I write novels, which can take years. Especially historical novels, with their months and months of research.
I have two separate, original, multi-piece embroidery projects underway, and if I thought novels were a slow-burning endeavor, boy howdy. I write at light-speed compared to the rate at which a stitching project develops from a glimmer of an idea to a transferable design to a finished piece hung on the wall. With embroidery, each ‘draft’ on the way to a final piece can take months. Even if, say, there’s a global pandemic keeping me housebound for a year, creating gaps of time where wandering around the science museum or meeting a friend for lunch used to live, my hands and eyes can handle only so much stitching and staring in a given day. And attempting something grand means lots and lots of iterations, lots of experimentation, lots of snipping away errant stitches so you can try something else.
And then of course there’s my epic, my life’s work—the homeschooling project, now in its 26th year, if you begin the count from the spring of 1995, when I began the read-and-research jag that has never stopped.
Pondering this, these large-scale endeavors I’m drawn to, in the context of my being a person who relishes the sudden, the new, the different, the spontaneous, the immediate—I have to laugh. We all live in various states of tension, tugged at by opposing forces (for example, you long to travel but don’t have the funds; or you’re happiest when you’re running but your knees are giving you hell); so the contrast between my nature and my aspirations isn’t unique, but it’s amusing.
Perhaps that’s why I took so readily to blogging and its later incarnations (most social media platforms are vehicles for microblogging, with twists): their quick turnaround, their perpetually changing nature. These forms of expression allow me to share ideas and experiences quickly, and to engage in immediate discourse about any topic that has seized my interest, right away, while the flame is burning high.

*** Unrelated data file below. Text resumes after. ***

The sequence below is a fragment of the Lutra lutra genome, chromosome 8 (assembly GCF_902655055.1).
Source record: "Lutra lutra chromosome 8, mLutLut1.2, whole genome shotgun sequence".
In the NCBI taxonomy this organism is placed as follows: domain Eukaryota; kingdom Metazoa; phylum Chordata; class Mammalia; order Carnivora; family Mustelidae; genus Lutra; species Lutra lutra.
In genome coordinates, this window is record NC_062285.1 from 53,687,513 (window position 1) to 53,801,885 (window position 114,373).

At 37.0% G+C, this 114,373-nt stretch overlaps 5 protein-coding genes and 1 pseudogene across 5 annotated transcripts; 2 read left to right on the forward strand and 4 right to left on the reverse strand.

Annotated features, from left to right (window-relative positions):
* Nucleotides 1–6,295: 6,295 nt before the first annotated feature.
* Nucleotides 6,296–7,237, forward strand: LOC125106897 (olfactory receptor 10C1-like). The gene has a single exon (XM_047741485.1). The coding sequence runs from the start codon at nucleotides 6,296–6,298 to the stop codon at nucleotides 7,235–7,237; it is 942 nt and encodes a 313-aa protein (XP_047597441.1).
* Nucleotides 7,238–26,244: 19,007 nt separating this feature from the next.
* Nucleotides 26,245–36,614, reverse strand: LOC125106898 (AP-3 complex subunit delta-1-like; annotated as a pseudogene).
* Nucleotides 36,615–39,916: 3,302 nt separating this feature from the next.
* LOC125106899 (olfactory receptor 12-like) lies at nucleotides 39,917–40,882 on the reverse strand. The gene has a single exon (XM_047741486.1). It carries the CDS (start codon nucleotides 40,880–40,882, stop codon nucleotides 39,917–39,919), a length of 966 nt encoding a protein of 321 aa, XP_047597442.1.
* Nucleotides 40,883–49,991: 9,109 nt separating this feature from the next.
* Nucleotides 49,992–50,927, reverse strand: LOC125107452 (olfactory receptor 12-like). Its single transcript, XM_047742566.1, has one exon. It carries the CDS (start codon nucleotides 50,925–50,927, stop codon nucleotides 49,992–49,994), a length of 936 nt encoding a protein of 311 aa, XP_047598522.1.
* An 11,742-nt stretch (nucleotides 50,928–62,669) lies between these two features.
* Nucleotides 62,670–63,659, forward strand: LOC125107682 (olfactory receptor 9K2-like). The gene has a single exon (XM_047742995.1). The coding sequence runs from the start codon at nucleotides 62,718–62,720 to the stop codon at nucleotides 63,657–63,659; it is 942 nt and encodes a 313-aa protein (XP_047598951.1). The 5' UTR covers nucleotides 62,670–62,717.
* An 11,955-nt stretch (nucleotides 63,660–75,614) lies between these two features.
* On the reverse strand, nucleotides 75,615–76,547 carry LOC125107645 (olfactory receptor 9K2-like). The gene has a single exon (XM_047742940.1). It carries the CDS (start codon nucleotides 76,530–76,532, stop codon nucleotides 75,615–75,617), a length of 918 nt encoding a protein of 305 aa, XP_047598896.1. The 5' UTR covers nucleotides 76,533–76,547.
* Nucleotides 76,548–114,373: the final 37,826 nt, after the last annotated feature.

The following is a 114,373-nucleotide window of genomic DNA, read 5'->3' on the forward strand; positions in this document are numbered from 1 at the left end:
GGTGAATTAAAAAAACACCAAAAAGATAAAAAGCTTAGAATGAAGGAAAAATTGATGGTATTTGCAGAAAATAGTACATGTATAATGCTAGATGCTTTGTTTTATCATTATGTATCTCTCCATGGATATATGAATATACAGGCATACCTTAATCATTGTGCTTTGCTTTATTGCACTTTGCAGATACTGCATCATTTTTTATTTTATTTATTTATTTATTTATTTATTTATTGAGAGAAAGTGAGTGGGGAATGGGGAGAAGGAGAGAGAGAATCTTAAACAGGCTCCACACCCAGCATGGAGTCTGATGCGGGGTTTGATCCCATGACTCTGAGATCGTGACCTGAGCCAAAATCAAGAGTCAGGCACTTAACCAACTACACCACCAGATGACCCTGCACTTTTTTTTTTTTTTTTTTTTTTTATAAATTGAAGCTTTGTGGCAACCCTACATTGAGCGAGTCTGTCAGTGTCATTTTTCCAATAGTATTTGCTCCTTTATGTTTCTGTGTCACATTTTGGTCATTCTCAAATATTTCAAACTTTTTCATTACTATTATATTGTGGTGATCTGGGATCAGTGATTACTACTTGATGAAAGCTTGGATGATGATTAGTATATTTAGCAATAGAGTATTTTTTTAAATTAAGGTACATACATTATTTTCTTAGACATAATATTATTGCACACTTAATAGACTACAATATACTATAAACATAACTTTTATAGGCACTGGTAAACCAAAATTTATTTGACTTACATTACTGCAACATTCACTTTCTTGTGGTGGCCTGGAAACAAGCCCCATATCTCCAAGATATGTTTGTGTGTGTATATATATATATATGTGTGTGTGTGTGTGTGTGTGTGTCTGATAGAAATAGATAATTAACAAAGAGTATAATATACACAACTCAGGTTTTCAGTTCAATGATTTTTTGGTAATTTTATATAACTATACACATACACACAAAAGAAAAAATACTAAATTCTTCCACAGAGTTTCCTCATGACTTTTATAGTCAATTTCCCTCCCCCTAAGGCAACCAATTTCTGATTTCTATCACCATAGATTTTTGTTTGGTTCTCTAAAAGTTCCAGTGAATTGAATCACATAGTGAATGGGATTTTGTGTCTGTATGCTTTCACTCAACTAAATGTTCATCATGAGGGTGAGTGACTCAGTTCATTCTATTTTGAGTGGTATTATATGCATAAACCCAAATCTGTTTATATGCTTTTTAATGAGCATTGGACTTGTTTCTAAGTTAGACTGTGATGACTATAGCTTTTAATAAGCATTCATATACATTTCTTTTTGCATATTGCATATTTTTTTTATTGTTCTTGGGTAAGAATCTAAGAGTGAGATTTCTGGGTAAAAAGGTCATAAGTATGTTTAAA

Meanwhile, the slow-burning project is simmering away, satisfying a whole different part of me. And it’s the determined part, the part with vision, the molten core roiling deep under the surface.
I grow sunflowers, and I grow trees.
As I said at the start of this post, it’s a slender epiphany—a morsel of self-understanding, not a revelation that changes the course of a river. But it’s a nourishing morsel, a crumb of lembas, that offers sustenance to both my practice of blogging and my larger-scale projects.
The splendid truth (to use Gretchen Rubin’s splendid term), of course, is that sometimes you discover that one of your sunflowers has grown into a towering oak. And some of your trees turn out to be bonsai. Either way, the point is to grow something.
Photo from August 2017. Not an oak.
Through this lens, I can survey my cluttered studio, my open tabs, my Scrivener files, my baskets and bins, and see the garden for what it is: abundance. Life. I grow milkweed, and I grow blueberries, and I grow river birches. (I also, let’s face it, grow a fair share of Bermuda grass.)
What are your flowers? What are your forests?